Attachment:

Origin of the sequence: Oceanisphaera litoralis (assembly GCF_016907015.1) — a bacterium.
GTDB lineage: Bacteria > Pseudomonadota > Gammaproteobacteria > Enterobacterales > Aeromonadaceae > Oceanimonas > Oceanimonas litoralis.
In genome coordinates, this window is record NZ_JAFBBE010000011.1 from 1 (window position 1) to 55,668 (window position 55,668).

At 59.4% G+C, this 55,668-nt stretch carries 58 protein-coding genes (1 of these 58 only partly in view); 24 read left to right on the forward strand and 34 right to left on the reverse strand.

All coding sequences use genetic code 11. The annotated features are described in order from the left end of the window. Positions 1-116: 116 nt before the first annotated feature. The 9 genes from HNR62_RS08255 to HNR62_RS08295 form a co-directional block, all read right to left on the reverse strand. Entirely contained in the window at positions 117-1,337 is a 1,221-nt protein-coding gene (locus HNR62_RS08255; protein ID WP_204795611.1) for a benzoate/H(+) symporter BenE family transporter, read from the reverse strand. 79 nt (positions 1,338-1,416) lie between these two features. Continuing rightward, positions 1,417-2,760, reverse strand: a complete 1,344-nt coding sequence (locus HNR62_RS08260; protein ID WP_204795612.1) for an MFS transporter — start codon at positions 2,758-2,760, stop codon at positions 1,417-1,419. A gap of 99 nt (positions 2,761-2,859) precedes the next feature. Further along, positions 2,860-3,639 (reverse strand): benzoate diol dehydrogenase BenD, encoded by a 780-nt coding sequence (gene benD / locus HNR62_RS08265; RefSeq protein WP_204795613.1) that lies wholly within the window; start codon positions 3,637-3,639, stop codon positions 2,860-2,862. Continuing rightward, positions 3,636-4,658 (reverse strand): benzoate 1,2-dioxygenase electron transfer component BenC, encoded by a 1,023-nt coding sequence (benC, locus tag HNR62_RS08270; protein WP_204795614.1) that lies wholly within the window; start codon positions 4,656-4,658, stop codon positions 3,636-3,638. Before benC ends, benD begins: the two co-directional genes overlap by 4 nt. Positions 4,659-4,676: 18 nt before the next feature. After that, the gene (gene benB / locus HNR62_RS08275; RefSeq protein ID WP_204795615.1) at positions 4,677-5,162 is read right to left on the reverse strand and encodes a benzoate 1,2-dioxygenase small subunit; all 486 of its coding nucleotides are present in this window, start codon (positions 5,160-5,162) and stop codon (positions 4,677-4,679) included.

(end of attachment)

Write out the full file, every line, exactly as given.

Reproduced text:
Origin of the sequence: Oceanisphaera litoralis (assembly GCF_016907015.1) — a bacterium.
GTDB lineage: Bacteria > Pseudomonadota > Gammaproteobacteria > Enterobacterales > Aeromonadaceae > Oceanimonas > Oceanimonas litoralis.
In genome coordinates, this window is record NZ_JAFBBE010000011.1 from 1 (window position 1) to 55,668 (window position 55,668).

At 59.4% G+C, this 55,668-nt stretch carries 58 protein-coding genes (1 of these 58 only partly in view); 24 read left to right on the forward strand and 34 right to left on the reverse strand.

All coding sequences use genetic code 11. The annotated features are described in order from the left end of the window. Positions 1-116: 116 nt before the first annotated feature. The 9 genes from HNR62_RS08255 to HNR62_RS08295 form a co-directional block, all read right to left on the reverse strand. Entirely contained in the window at positions 117-1,337 is a 1,221-nt protein-coding gene (locus HNR62_RS08255; protein ID WP_204795611.1) for a benzoate/H(+) symporter BenE family transporter, read from the reverse strand. 79 nt (positions 1,338-1,416) lie between these two features. Continuing rightward, positions 1,417-2,760, reverse strand: a complete 1,344-nt coding sequence (locus HNR62_RS08260; protein ID WP_204795612.1) for an MFS transporter — start codon at positions 2,758-2,760, stop codon at positions 1,417-1,419. A gap of 99 nt (positions 2,761-2,859) precedes the next feature. Further along, positions 2,860-3,639 (reverse strand): benzoate diol dehydrogenase BenD, encoded by a 780-nt coding sequence (gene benD / locus HNR62_RS08265; RefSeq protein WP_204795613.1) that lies wholly within the window; start codon positions 3,637-3,639, stop codon positions 2,860-2,862. Continuing rightward, positions 3,636-4,658 (reverse strand): benzoate 1,2-dioxygenase electron transfer component BenC, encoded by a 1,023-nt coding sequence (benC, locus tag HNR62_RS08270; protein WP_204795614.1) that lies wholly within the window; start codon positions 4,656-4,658, stop codon positions 3,636-3,638. Before benC ends, benD begins: the two co-directional genes overlap by 4 nt. Positions 4,659-4,676: 18 nt before the next feature. After that, the gene (gene benB / locus HNR62_RS08275; RefSeq protein ID WP_204795615.1) at positions 4,677-5,162 is read right to left on the reverse strand and encodes a benzoate 1,2-dioxygenase small subunit; all 486 of its coding nucleotides are present in this window, start codon (positions 5,160-5,162) and stop codon (positions 4,677-4,679) included.